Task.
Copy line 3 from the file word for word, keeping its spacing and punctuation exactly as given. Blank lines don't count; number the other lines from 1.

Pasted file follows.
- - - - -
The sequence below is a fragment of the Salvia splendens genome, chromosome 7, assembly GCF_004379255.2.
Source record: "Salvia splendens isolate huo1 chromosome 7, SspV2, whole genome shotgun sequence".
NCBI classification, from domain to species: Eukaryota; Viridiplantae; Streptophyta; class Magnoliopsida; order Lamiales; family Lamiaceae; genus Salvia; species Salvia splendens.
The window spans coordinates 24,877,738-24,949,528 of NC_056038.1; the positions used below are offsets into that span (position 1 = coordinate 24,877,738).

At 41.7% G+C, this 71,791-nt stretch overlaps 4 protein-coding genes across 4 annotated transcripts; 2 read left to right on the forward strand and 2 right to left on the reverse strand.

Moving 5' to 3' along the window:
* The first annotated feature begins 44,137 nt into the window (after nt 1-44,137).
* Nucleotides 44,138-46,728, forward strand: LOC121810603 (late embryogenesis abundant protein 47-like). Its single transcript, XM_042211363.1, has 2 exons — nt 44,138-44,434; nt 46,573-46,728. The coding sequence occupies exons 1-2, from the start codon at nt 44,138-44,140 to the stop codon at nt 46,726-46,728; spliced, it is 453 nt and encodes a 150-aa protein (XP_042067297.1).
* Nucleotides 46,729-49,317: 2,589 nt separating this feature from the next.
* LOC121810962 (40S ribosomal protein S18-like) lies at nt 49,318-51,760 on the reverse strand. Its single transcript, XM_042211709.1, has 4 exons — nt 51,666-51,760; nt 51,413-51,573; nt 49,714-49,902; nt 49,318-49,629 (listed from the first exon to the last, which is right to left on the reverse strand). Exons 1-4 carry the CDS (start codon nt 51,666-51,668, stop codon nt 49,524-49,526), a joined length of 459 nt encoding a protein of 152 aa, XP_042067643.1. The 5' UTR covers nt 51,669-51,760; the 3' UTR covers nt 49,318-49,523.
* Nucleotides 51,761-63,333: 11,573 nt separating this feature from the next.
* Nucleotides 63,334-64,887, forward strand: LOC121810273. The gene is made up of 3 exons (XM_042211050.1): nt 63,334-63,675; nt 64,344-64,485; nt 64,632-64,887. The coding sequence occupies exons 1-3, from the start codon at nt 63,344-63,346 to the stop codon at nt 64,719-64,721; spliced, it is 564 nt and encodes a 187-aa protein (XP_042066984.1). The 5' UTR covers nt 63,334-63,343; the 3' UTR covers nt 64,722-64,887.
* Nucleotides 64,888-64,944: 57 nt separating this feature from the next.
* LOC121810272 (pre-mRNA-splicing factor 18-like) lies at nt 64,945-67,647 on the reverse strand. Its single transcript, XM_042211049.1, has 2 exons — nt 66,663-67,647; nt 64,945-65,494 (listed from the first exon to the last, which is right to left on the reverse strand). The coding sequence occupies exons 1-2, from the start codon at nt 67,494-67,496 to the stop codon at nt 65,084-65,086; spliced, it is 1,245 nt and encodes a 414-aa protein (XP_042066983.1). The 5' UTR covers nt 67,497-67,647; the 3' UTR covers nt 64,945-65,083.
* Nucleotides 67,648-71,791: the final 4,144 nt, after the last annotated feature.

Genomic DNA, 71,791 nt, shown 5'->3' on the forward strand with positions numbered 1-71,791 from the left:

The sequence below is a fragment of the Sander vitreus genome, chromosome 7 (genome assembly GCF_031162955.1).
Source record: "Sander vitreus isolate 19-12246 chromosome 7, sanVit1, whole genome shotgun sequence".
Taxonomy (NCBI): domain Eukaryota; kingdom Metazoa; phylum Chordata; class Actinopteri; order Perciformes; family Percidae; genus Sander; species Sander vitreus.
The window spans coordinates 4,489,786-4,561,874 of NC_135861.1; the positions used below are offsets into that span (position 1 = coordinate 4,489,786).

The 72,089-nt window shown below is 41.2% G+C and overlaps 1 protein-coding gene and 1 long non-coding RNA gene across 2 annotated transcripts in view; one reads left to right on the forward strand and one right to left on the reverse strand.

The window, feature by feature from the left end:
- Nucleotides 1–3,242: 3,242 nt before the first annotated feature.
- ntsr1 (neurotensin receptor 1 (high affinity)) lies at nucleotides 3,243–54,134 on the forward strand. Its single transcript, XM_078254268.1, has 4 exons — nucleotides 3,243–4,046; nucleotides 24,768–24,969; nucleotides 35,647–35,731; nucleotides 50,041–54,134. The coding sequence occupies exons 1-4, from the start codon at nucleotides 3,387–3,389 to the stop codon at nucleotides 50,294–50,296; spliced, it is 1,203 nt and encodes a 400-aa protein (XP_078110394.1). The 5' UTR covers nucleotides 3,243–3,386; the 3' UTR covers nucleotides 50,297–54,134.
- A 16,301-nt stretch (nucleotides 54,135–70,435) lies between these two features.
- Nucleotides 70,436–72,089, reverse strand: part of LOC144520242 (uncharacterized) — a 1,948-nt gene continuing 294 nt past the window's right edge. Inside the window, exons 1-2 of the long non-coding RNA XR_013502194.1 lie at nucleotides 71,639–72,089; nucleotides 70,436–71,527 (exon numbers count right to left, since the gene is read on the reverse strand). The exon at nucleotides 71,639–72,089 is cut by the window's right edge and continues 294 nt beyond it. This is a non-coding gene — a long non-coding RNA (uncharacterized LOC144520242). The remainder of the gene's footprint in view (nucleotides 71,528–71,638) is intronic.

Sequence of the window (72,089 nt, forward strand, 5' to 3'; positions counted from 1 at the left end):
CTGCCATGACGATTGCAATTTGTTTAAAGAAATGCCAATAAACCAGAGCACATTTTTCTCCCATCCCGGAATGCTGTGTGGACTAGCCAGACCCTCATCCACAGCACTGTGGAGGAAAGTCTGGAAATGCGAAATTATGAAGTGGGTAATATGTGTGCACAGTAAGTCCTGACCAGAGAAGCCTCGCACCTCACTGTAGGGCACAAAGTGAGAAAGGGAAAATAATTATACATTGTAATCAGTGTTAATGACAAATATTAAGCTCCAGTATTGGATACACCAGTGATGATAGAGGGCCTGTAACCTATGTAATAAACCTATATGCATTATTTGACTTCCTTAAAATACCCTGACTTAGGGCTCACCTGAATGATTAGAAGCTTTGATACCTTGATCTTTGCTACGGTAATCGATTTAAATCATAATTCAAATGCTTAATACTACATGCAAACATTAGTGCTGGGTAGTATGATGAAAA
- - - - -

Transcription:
NCBI classification, from domain to species: Eukaryota; Viridiplantae; Streptophyta; class Magnoliopsida; order Lamiales; family Lamiaceae; genus Salvia; species Salvia splendens.